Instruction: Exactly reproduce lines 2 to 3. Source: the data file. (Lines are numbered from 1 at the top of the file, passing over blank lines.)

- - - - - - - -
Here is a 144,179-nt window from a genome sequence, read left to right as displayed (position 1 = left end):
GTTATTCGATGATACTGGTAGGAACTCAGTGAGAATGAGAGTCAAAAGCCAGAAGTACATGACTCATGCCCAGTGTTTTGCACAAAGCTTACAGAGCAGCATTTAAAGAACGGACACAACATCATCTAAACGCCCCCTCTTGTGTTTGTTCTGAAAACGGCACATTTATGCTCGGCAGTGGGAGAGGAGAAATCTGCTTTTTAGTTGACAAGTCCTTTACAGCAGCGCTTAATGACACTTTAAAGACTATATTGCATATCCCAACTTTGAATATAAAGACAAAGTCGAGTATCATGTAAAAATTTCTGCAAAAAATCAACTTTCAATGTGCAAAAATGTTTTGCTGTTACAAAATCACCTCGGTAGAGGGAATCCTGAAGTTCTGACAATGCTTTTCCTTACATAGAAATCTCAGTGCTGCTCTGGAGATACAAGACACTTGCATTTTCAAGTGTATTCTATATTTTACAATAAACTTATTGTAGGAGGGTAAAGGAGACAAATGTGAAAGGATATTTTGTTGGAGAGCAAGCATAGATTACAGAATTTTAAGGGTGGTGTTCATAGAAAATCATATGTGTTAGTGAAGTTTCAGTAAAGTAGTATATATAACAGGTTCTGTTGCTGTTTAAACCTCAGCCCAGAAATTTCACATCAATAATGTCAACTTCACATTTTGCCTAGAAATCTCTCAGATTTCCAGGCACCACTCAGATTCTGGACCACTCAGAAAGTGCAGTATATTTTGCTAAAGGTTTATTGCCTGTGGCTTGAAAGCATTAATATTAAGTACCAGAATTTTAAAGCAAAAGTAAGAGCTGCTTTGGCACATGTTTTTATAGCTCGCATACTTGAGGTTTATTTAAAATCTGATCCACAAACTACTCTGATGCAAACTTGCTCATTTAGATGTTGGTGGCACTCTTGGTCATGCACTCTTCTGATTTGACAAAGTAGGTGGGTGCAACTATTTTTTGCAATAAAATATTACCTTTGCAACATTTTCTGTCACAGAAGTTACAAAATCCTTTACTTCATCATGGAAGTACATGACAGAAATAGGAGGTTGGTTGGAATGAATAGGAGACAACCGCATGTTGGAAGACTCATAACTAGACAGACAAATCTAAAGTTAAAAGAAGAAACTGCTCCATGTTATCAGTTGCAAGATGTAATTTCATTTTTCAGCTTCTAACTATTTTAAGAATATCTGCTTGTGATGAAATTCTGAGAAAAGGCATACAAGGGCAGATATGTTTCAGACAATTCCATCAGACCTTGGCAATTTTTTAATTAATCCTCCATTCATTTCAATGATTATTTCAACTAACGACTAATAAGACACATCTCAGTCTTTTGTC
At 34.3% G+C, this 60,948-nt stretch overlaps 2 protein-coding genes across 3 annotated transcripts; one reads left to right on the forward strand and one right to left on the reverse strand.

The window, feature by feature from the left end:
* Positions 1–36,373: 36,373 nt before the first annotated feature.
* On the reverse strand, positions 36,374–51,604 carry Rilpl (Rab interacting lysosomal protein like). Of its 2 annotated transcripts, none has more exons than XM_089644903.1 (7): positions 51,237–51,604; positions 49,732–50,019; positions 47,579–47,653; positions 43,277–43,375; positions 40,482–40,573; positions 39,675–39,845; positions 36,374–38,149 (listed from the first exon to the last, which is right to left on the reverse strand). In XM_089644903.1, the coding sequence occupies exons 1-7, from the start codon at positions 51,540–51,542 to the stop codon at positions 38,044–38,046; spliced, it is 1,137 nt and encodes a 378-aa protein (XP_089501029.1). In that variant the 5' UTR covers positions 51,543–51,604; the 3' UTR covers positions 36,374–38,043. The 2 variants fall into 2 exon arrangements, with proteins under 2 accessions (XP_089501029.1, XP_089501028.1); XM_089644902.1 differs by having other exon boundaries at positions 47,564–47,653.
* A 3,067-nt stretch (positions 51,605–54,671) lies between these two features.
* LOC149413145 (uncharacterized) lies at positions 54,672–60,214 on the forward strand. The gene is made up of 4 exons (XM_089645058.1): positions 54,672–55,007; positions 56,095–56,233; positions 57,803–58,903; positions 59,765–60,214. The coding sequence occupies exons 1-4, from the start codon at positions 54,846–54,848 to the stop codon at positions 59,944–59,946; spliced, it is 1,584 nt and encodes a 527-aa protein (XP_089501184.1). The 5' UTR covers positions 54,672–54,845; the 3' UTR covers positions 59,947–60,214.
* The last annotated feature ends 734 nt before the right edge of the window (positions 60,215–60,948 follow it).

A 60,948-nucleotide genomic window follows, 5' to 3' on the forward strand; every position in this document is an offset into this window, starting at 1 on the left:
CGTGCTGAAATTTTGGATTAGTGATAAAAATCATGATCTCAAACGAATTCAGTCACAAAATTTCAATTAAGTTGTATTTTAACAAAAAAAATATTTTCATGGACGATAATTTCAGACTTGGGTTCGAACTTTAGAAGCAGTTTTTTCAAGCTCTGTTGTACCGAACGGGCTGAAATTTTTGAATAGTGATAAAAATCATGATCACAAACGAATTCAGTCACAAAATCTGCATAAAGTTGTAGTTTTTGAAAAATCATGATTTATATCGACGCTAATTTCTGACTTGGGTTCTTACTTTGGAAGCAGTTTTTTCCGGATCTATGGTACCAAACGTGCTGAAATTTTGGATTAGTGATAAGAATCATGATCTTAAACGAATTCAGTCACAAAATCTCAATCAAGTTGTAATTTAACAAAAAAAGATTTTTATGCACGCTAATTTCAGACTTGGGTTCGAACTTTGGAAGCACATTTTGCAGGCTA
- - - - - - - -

GTTATTCGATGATACTGGTAGGAACTCAGTGAGAATGAGAGTCAAAAGCCAGAAGTACATGACTCATGCCCAGTGTTTTGCACAAAGCTTACAGAGCAGCATTTAAAGAACGGACACAACATCATCTAAACGCCCCCTCTTGTGTTTGTTCTGAAAACGGCACATTTATGCTCGGCAGTGGGAGAGGAGAAATCTGCTTTTTAGTTGACAAGTCCTTTACAGCAGCGCTTAATGACACTTTAAAGACTATATTGCATATCCCAACTTTGAATATAAAGACAAAGTCGAGTATCATGTAAAAATTTCTGCAAAAAATCAACTTTCAATGTGCAAAAATGTTTTGCTGTTACAAAATCACCTCGGTAGAGGGAATCCTGAAGTTCTGACAATGCTTTTCCTTACATAGAAATCTCAGTGCTGCTCTGGAGATACAAGACACTTGCATTTTCAAGTGTATTCTATATTTTACAATAAACTTATTGTAGGAGGGTAAAGGAGACAAATGTGAAAGGATATTTTGTTGGAGAGCAAGCATAGATTACAGAATTTTAAGGGTGGTGTTCATAGAAAATCATATGTGTTAGTGAAGTTTCAGTAAAGTAGTATATATAACAGGTTCTGTTGCTGTTTAAACCTCAGCCCAGAAATTTCACATCAATAATGTCAACTTCACATTTTGCCTAGAAATCTCTCAGATTTCCAGGCACCACTCAGATTCTGGACCACTCAGAAAGTGCAGTATATTTTGCTAAAGGTTTATTGCCTGTGGCTTGAAAGCATTAATATTAAGTACCAGAATTTTAAAGCAAAAGTAAGAGCTGCTTTGGCACATGTTTTTATAGCTCGCATACTTGAGGTTTATTTAAAATCTGATCCACAAACTACTCTGATGCAAACTTGCTCATTTAGATGTTGGTGGCACTCTTGGTCATGCACTCTTCTGATTTGACAAAGTAGGTGGGTGCAACTATTTTTTGCAATAAAATATTACCTTTGCAACATTTTCTGTCACAGAAGTTACAAAATCCTTTACTTCATCATGGAAGTACATGACAGAAATAGGAGGTTGGTTGGAATGAATAGGAGACAACCGCATGTTGGAAGACTCATAACTAGACAGACAAATCTAAAGTTAAAAGAAGAAACTGCTCCATGTTATCAGTTGCAAGATGTAATTTCATTTTTCAGCTTCTAACTATTTTAAGAATATCTGCTTGTGATGAAATTCTGAGAAAAGGCATACAAGGGCAGATATGTTTCAGACAATTCCATCAGACCTTGGCAATTTTTTAATTAATCCTCCATTCATTTCAATGATTATTTCAACTAACGACTAATAAGACACATCTCAGTCTTTTGTC
At 34.3% G+C, this 60,948-nt stretch overlaps 2 protein-coding genes across 3 annotated transcripts; one reads left to right on the forward strand and one right to left on the reverse strand.